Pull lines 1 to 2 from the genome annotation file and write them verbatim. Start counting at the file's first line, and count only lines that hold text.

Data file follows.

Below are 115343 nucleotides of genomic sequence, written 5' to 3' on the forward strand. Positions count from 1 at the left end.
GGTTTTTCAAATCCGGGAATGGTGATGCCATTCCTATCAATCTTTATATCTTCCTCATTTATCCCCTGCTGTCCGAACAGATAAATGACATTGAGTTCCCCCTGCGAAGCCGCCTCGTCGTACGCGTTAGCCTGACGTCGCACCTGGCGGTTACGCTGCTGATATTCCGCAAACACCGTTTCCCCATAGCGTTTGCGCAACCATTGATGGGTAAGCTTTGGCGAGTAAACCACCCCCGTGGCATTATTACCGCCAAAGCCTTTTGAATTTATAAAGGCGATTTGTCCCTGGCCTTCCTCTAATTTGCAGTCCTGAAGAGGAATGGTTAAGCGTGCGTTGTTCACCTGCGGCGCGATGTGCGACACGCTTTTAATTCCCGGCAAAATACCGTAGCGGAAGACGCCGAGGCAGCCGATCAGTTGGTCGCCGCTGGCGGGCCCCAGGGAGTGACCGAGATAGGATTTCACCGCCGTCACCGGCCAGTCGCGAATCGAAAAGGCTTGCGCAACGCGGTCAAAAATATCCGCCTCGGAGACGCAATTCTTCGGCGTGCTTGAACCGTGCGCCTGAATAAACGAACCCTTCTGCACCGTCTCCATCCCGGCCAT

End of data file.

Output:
Below are 115343 nucleotides of genomic sequence, written 5' to 3' on the forward strand. Positions count from 1 at the left end.
GGTTTTTCAAATCCGGGAATGGTGATGCCATTCCTATCAATCTTTATATCTTCCTCATTTATCCCCTGCTGTCCGAACAGATAAATGACATTGAGTTCCCCCTGCGAAGCCGCCTCGTCGTACGCGTTAGCCTGACGTCGCACCTGGCGGTTACGCTGCTGATATTCCGCAAACACCGTTTCCCCATAGCGTTTGCGCAACCATTGATGGGTAAGCTTTGGCGAGTAAACCACCCCCGTGGCATTATTACCGCCAAAGCCTTTTGAATTTATAAAGGCGATTTGTCCCTGGCCTTCCTCTAATTTGCAGTCCTGAAGAGGAATGGTTAAGCGTGCGTTGTTCACCTGCGGCGCGATGTGCGACACGCTTTTAATTCCCGGCAAAATACCGTAGCGGAAGACGCCGAGGCAGCCGATCAGTTGGTCGCCGCTGGCGGGCCCCAGGGAGTGACCGAGATAGGATTTCACCGCCGTCACCGGCCAGTCGCGAATCGAAAAGGCTTGCGCAACGCGGTCAAAAATATCCGCCTCGGAGACGCAATTCTTCGGCGTGCTTGAACCGTGCGCCTGAATAAACGAACCCTTCTGCACCGTCTCCATCCCGGCCAT